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"SOULFORCE EQUALITY RIDE" TARGETS PHC

April 9th, 2007

Organizers of the Soulforce Equality Ride, a traveling group of homosexual activists, have announced they will target the campus of Patrick Henry College on April 12, in an attempt to enter the campus to engage students in uninvited dialogue about sex, sexual orientation, and gender. The leadership of Patrick Henry College has informed the group it is not welcome and will not be allowed on campus.

This group professes to model itself after the civil rights crusades of the 1950s and 1960s, using techniques of political theater (i.e. civil rights imagery, symbolism, and language), while traveling the country in buses. The group’s true goals, however, as documented in its own literature, website, and press coverage, is to demand that Christian campus cease voicing their biblical convictions regarding homosexuality and abandon their rules on the subject.

“In the context of American higher education, Patrick Henry College is a rare, dissenting voice saying that homosexuality is wrong,” said PHC Chancellor Michael Farris. “This is nothing less than a systematic effort by the homosexual movement to shut down that dissenting voice, to silence those who would reserve the right to call homosexuality what it is—immoral. Neutralizing Christian colleges’ freedom of speech to uphold biblical convictions on sexual morality is a fundamental battlefront in the culture war, with Soulforce's ultimate aim to achieve blanket cultural and governmental sanction for homosexuality. Patrick Henry College is resolved to hold the line against their invasive coercion.”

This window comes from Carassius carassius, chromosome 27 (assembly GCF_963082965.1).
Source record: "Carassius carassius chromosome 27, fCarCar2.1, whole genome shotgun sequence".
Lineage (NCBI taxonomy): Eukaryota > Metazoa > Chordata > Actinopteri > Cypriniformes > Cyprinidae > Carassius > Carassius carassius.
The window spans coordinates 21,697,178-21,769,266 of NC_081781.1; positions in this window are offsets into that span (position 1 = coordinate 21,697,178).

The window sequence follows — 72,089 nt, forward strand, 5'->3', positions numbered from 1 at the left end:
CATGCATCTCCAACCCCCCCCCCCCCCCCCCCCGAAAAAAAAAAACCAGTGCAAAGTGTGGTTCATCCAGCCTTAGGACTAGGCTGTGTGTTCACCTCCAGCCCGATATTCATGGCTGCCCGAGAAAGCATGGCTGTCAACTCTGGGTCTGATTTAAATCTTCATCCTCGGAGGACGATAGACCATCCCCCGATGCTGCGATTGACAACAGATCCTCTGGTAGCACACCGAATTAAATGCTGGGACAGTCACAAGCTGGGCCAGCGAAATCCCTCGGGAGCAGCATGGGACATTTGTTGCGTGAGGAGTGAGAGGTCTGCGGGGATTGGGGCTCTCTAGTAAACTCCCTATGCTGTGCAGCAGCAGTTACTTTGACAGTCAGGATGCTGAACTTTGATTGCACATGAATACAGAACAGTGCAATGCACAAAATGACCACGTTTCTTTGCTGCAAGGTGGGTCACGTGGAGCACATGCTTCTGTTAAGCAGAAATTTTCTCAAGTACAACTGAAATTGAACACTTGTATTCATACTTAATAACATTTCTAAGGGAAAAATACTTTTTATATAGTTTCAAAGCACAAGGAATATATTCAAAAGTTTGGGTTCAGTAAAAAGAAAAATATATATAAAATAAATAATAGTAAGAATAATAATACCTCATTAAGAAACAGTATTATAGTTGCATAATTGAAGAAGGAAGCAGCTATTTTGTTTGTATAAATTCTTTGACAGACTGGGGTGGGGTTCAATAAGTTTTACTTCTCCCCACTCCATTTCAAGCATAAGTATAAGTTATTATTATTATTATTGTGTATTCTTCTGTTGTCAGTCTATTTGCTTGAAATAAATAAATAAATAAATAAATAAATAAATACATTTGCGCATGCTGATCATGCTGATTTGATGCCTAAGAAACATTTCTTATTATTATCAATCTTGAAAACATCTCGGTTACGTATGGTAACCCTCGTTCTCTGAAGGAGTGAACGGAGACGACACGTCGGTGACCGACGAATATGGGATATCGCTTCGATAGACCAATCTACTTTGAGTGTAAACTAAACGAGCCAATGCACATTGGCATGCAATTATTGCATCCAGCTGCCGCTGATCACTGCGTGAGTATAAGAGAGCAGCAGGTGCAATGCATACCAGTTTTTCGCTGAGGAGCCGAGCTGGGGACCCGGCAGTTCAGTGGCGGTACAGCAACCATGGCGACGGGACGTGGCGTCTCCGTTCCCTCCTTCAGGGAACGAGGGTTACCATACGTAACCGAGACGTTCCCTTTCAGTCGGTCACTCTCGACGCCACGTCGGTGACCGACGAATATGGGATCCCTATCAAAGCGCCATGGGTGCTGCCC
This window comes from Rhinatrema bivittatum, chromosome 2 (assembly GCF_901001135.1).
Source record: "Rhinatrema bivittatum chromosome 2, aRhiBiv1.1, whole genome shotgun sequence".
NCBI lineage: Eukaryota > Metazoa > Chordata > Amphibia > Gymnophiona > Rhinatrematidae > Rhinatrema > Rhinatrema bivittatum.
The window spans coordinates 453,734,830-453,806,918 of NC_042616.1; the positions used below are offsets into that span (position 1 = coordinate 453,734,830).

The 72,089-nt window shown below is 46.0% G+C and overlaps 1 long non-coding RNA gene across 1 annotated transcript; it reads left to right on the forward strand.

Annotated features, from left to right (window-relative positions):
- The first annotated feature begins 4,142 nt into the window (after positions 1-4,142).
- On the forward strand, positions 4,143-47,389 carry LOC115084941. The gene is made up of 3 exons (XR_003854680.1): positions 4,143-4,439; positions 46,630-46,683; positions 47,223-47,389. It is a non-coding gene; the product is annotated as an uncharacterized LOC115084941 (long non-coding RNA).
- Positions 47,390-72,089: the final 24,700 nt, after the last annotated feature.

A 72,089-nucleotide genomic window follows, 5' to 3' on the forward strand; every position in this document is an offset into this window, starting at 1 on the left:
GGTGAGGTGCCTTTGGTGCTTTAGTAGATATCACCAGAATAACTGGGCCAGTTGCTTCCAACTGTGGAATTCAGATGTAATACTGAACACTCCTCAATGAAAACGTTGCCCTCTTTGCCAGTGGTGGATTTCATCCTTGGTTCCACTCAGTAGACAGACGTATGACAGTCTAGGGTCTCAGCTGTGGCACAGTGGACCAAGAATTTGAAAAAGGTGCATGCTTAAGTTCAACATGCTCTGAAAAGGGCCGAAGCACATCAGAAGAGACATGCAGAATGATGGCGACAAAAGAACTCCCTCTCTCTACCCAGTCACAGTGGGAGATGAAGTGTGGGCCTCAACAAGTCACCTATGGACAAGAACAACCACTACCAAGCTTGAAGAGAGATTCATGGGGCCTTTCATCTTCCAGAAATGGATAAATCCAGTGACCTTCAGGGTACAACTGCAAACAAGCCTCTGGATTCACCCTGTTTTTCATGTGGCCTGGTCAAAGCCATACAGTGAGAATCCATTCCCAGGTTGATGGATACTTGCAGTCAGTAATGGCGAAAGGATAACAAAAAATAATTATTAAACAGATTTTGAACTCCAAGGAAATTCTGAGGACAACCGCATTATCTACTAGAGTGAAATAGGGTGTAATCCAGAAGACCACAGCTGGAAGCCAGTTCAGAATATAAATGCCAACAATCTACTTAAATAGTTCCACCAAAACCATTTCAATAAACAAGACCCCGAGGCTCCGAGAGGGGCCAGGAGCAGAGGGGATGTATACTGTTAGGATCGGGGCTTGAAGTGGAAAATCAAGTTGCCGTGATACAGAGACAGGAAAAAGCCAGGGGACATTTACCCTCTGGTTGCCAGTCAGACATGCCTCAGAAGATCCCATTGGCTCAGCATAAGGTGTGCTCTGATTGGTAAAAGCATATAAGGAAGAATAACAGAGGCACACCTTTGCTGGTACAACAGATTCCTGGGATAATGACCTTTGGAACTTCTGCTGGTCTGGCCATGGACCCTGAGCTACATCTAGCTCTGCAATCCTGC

Uninvited, often trespassing illegally, the group imposes itself on to Christian campuses in hopes of engaging students in suggestive discussions about sex. By their own admission, organizers hope to indoctrinate young Christians to notions that God’s Word is supportive of the “gay” lifestyle, or that it remains morally mute on a subject about which the Bible actually has much to say, on behaviors it explicitly labels sin.

An alternative was proposed by PHC: in lieu of Soulforce’s visit to campus, the College offered in good faith to send PHC students to a neutral venue to debate Soulforce on the merits of the proposed Federal Marriage Amendment to the U.S. Constitution. Soulforce rejected the invitation, reinforcing PHC’s position that Soulforce can claim no legitimate desire for intellectually responsible dialogue but, rather, wants to entangle its targets in a manipulative form of political theater.

Soulforce’s mission directly opposes the College’s biblical convictions and policies on sexuality and sexual morality. Since the leadership of PHC does not condone these activities, or believe that appropriate dialogue can occur under the conditions of Soulforce’s uninvited visit, the College has courteously informed Soulforce that they will not be allowed on to the PHC campus. Local law enforcement has been alerted in case they attempt to do so.